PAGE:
• Length of activity:

    Up to 5 hours
  • Is the activity digital?:

  • Accessibility and replicability

  • Language(s) in which activity can be delivered:

    English, Greek, Other
  • Is specialist knowledge or professional training required?:

  • If yes, which type?:

    Other, training, experience in the methodology of informal education

Qualitative Details

  • Has this practice been evaluated?

  • How many times?:

  • By whom?:

    Participants, Informal non-participant observer, Internal evaluator
  • By what means?:

    Informal verbal feedback, Qualitative written feedback, Quantitative survey
  • Core content knowledge and transferable skills:

    We want pupils to develop critical thinking skills when it comes to matters of rights; we want them to cultivate feelings of empathy, solidarity and tolerance; to question stereotypes and bias; to take action in favour of human rights; to learn to function together and equally; to apply methods of peaceful conflict resolution; to develop democratic views and a democratic outlook on life.
  • Indicators of success:

    From 2012 to date, more than 18,000 pupils and approximately 1,000 teachers and parents have participated in the ANTIGONE educational programmes (over 1,000 workshops have been held). Initially, the educational programme for schools was intended to last for only one school year and included a specific number of workshops. However, due to its remarkably positive results and high demand by all the more schools, it is continuing for the sixth year in a row, and has been implemented in the prefectures of Thessaloniki, Chalkidiki, Pella, Imathia, Kozani and Ioannina. All these years ANTIGONE has consistently supported the programme despite the difficulties in finding resources for its implementation on such a large scale. “Schools for Change” includes different topics and various activities per unit, and therefore each workshop can be adapted in collaboration with each school based on the age, interests, needs and expectations of each group. The “Peer Mediation in Schools” programme is addressed to all members of the school and is an effort to help the school take one step closer to democratic and peaceful coexistence. The innovative methodology proposed by the programmes meets participants’ need for communication, freedom of expression and cooperation in a safe and pleasant environment. The evaluations gathered from participants of all profiles and ages are encouraging and inspire ANTIGONE to continue its cooperation with schools in the years to come.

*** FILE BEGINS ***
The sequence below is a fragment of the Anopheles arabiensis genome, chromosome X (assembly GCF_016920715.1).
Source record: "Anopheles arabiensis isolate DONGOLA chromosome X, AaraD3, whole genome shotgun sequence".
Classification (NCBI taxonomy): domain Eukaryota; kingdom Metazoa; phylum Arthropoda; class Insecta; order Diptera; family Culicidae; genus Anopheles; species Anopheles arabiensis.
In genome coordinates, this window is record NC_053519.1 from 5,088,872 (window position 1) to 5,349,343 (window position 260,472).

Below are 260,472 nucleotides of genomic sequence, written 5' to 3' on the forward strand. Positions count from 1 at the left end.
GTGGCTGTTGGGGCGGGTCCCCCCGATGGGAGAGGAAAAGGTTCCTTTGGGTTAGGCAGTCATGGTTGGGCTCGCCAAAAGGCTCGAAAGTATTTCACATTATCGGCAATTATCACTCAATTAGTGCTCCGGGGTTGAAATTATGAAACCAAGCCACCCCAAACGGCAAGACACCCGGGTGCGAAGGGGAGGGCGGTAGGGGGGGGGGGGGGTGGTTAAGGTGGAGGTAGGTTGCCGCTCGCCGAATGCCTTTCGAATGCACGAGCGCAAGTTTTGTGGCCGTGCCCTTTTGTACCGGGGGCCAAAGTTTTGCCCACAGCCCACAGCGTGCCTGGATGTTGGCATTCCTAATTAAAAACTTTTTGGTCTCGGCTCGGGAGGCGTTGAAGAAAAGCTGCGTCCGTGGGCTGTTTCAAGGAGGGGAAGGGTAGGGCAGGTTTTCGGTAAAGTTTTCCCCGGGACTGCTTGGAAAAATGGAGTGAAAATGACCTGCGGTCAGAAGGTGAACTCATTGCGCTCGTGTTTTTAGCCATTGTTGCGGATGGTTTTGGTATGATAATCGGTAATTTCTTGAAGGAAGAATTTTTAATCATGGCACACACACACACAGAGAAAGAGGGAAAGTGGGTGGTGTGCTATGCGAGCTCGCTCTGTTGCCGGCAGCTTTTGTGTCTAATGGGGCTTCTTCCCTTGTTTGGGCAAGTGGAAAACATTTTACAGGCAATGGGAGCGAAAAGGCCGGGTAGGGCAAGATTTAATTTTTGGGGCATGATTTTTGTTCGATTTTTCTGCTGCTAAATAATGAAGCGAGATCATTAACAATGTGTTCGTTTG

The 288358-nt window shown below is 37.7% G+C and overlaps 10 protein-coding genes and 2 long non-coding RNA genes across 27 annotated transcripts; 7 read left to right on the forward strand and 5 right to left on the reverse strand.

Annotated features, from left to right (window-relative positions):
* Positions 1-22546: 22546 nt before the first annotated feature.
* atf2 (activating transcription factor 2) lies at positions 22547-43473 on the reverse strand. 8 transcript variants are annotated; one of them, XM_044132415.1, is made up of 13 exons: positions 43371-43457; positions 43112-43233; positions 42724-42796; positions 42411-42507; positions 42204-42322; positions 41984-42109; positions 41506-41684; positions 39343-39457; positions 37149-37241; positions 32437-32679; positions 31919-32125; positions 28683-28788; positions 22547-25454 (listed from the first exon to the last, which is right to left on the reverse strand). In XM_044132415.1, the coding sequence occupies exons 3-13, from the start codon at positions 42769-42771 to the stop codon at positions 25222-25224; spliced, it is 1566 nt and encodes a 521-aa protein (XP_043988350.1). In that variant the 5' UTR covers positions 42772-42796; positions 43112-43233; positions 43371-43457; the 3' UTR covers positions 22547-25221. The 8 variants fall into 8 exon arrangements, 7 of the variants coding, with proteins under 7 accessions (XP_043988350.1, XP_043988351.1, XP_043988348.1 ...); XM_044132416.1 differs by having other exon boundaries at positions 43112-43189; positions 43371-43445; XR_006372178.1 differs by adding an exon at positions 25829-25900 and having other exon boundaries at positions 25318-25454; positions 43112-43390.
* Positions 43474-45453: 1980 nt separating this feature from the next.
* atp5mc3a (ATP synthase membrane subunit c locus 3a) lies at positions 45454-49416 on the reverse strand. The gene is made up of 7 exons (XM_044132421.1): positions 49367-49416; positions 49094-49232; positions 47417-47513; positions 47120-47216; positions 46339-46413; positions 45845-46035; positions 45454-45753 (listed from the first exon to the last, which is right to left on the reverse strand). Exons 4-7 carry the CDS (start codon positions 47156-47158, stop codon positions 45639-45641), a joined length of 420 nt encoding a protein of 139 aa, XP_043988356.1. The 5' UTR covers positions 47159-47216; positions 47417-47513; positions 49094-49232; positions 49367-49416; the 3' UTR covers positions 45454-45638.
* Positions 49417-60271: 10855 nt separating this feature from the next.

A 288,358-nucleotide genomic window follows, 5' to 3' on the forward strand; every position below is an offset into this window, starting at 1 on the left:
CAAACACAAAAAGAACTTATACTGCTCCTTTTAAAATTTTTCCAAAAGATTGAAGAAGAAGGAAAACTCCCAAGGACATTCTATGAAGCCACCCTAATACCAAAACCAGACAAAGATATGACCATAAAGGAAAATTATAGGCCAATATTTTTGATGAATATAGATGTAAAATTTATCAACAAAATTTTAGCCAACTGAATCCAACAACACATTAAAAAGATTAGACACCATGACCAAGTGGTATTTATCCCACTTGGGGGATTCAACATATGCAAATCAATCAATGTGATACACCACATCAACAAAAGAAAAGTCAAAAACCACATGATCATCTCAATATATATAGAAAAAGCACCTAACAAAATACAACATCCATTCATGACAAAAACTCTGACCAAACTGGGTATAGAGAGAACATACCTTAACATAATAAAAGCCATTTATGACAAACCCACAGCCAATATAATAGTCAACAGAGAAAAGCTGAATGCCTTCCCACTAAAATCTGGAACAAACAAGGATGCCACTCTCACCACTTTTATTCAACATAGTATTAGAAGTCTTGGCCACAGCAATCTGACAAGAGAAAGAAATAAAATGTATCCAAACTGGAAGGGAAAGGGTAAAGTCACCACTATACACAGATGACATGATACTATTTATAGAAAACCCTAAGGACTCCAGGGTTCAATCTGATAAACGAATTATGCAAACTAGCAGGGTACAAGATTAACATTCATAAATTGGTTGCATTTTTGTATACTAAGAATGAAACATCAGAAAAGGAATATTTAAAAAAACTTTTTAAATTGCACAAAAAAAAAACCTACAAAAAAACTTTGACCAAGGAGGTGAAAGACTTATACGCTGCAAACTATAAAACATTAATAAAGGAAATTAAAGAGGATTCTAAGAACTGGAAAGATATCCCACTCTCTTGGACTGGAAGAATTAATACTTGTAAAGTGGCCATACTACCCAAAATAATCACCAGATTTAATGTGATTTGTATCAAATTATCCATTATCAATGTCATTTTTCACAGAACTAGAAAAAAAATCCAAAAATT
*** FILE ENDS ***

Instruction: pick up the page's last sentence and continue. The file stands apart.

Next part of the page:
• Educational coordinator contact details:

    Name: Athanasia Telliou
    Email address:


The RETHINK project is concerned with bridging formal and informal education. This section explores the factors that make a practice adaptable.

  • Key factors for successful implementation:

    Other factor – please specify, fixed group with a limited number of participants – ideally 15-18 individuals
  • Main challenges to teachers adapting this practice for their students:

    According to teachers, the main problems they face is lack of time (due to the curriculum’s high workload, mainly in secondary education), lack of confidence as they are not particularly familiar with the methodology of informal education, as well as the lack of incentives (fatigue, workload, etc.). There are very few cases involving reports of resistance from principals, colleagues and parents.
  • Availability of guidance/training/replication materials (and in what language/format currently):

    ANTIGONE offers its programmes’ educational material free of charge to teachers and instructors who wish to coordinate similar practices. Contact e-mail:
  • Other comments or details:

    This practice is suitable for ages from 6-25 (not only 6-10 as indicated in Section II question 2) This activity usually takes up to 5 hours (as indicated in question 10) but can also be adapted to be a long-term peer mediation activity in schools.